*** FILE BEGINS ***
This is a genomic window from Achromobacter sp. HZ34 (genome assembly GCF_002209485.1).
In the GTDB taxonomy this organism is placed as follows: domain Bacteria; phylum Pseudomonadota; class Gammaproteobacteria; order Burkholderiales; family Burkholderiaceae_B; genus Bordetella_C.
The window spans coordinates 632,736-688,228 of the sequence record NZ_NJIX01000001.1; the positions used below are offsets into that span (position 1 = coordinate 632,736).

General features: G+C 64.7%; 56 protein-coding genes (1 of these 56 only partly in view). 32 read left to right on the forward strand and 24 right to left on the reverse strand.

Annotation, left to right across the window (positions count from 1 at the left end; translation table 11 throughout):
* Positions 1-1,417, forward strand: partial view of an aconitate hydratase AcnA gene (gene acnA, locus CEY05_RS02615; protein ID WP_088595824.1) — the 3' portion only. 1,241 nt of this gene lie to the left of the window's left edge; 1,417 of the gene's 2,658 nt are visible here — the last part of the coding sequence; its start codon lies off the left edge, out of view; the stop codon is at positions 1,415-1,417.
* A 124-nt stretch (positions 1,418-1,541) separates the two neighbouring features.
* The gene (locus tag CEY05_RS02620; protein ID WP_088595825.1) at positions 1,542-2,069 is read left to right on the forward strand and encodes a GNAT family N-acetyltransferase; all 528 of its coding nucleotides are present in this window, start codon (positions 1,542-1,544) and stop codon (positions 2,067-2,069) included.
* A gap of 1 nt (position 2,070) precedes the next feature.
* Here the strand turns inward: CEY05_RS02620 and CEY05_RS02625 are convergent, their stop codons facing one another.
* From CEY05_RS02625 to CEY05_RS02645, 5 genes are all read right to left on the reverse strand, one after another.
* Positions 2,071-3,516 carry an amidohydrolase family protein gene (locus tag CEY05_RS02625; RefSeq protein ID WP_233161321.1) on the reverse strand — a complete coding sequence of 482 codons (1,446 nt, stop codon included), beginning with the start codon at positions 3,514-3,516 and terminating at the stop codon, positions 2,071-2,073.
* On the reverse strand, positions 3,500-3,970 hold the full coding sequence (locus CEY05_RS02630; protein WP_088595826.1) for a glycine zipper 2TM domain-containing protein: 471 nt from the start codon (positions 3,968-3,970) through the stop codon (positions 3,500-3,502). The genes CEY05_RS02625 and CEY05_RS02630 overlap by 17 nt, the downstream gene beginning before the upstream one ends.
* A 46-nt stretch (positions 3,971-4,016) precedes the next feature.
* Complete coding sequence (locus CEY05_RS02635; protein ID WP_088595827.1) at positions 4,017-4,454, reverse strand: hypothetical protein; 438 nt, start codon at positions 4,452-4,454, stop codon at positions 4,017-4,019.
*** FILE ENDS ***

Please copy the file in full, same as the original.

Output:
This is a genomic window from Achromobacter sp. HZ34 (genome assembly GCF_002209485.1).
In the GTDB taxonomy this organism is placed as follows: domain Bacteria; phylum Pseudomonadota; class Gammaproteobacteria; order Burkholderiales; family Burkholderiaceae_B; genus Bordetella_C.
The window spans coordinates 632,736-688,228 of the sequence record NZ_NJIX01000001.1; the positions used below are offsets into that span (position 1 = coordinate 632,736).

General features: G+C 64.7%; 56 protein-coding genes (1 of these 56 only partly in view). 32 read left to right on the forward strand and 24 right to left on the reverse strand.

Annotation, left to right across the window (positions count from 1 at the left end; translation table 11 throughout):
* Positions 1-1,417, forward strand: partial view of an aconitate hydratase AcnA gene (gene acnA, locus CEY05_RS02615; protein ID WP_088595824.1) — the 3' portion only. 1,241 nt of this gene lie to the left of the window's left edge; 1,417 of the gene's 2,658 nt are visible here — the last part of the coding sequence; its start codon lies off the left edge, out of view; the stop codon is at positions 1,415-1,417.
* A 124-nt stretch (positions 1,418-1,541) separates the two neighbouring features.
* The gene (locus tag CEY05_RS02620; protein ID WP_088595825.1) at positions 1,542-2,069 is read left to right on the forward strand and encodes a GNAT family N-acetyltransferase; all 528 of its coding nucleotides are present in this window, start codon (positions 1,542-1,544) and stop codon (positions 2,067-2,069) included.
* A gap of 1 nt (position 2,070) precedes the next feature.
* Here the strand turns inward: CEY05_RS02620 and CEY05_RS02625 are convergent, their stop codons facing one another.
* From CEY05_RS02625 to CEY05_RS02645, 5 genes are all read right to left on the reverse strand, one after another.
* Positions 2,071-3,516 carry an amidohydrolase family protein gene (locus tag CEY05_RS02625; RefSeq protein ID WP_233161321.1) on the reverse strand — a complete coding sequence of 482 codons (1,446 nt, stop codon included), beginning with the start codon at positions 3,514-3,516 and terminating at the stop codon, positions 2,071-2,073.
* On the reverse strand, positions 3,500-3,970 hold the full coding sequence (locus CEY05_RS02630; protein WP_088595826.1) for a glycine zipper 2TM domain-containing protein: 471 nt from the start codon (positions 3,968-3,970) through the stop codon (positions 3,500-3,502). The genes CEY05_RS02625 and CEY05_RS02630 overlap by 17 nt, the downstream gene beginning before the upstream one ends.
* A 46-nt stretch (positions 3,971-4,016) precedes the next feature.
* Complete coding sequence (locus CEY05_RS02635; protein ID WP_088595827.1) at positions 4,017-4,454, reverse strand: hypothetical protein; 438 nt, start codon at positions 4,452-4,454, stop codon at positions 4,017-4,019.